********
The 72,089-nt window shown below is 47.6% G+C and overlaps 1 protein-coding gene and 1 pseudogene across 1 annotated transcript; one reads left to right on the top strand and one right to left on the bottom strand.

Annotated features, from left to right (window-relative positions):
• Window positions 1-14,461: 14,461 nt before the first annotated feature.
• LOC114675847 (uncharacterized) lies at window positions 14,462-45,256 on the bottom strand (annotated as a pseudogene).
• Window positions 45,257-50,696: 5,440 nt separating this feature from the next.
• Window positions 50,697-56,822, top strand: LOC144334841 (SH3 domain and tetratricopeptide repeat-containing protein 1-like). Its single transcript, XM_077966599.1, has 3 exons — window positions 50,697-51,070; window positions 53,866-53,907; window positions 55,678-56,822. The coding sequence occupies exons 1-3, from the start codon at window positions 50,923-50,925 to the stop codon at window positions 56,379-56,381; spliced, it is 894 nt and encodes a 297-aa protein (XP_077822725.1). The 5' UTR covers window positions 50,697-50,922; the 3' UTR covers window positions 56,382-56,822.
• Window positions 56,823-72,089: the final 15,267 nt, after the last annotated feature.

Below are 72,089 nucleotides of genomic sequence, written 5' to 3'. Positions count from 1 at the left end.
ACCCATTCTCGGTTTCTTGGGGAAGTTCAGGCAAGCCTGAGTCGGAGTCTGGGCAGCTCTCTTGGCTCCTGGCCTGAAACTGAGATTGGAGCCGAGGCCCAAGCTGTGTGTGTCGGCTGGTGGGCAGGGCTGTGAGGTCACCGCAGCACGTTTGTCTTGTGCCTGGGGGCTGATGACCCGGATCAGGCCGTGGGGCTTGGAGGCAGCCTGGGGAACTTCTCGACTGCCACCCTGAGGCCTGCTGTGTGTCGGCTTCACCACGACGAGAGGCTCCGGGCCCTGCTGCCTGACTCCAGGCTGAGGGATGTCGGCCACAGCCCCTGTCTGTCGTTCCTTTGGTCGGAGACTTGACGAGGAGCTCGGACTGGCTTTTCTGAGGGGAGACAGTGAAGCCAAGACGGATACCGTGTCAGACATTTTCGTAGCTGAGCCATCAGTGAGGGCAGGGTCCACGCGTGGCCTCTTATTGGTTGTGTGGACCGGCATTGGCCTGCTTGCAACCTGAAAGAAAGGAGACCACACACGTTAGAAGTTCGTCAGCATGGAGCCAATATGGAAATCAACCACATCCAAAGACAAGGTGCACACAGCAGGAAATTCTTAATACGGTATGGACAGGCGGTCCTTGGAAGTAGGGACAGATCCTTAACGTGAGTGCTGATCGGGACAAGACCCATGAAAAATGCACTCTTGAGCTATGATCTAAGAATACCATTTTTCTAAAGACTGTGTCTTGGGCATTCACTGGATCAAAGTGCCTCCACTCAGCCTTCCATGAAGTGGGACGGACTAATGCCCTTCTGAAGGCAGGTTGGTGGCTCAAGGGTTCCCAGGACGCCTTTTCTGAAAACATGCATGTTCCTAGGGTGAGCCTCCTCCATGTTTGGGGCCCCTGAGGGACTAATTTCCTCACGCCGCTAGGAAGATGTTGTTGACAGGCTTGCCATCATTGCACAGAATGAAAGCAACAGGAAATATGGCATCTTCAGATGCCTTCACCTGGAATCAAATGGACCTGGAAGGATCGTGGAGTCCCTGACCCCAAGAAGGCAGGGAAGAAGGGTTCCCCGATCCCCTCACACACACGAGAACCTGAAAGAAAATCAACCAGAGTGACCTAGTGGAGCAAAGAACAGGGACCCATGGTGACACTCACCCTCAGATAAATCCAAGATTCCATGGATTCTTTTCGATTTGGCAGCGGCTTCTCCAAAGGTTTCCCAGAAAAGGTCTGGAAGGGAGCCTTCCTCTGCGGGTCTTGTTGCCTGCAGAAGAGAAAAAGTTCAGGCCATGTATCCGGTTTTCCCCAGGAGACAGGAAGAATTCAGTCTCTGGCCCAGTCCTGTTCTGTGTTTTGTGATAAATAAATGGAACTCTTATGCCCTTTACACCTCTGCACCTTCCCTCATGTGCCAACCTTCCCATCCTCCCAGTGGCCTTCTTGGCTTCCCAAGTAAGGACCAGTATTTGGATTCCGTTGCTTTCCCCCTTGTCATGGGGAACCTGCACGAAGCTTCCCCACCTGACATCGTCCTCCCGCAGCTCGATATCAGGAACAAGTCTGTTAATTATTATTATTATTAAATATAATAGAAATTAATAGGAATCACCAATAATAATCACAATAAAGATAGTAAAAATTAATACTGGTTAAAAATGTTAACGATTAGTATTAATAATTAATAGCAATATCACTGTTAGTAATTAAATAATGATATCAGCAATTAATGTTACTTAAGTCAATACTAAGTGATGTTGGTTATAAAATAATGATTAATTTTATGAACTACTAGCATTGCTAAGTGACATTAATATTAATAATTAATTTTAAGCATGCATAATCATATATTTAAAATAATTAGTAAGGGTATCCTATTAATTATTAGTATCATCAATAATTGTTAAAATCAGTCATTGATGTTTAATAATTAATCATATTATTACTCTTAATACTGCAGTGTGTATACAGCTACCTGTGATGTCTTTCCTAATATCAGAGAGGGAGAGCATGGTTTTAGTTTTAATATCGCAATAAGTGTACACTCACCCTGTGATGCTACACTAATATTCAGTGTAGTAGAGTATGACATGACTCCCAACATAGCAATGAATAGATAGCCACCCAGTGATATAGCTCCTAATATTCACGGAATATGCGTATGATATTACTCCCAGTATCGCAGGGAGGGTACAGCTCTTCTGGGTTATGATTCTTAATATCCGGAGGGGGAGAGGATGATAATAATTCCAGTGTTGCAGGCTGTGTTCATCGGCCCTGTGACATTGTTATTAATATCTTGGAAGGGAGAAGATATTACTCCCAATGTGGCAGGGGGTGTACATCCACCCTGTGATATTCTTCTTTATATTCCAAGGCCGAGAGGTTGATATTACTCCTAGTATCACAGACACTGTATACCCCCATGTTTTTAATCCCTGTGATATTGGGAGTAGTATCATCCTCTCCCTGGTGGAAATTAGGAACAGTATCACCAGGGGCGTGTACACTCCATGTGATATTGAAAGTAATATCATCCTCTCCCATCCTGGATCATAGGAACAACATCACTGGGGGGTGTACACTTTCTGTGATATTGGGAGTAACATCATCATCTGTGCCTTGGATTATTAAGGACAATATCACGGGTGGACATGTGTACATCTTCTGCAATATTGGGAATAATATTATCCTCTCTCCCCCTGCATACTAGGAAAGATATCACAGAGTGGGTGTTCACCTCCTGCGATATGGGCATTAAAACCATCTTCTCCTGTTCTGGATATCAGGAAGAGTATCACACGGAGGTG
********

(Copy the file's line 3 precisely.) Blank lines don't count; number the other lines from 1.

• Window positions 1-14,461: 14,461 nt before the first annotated feature.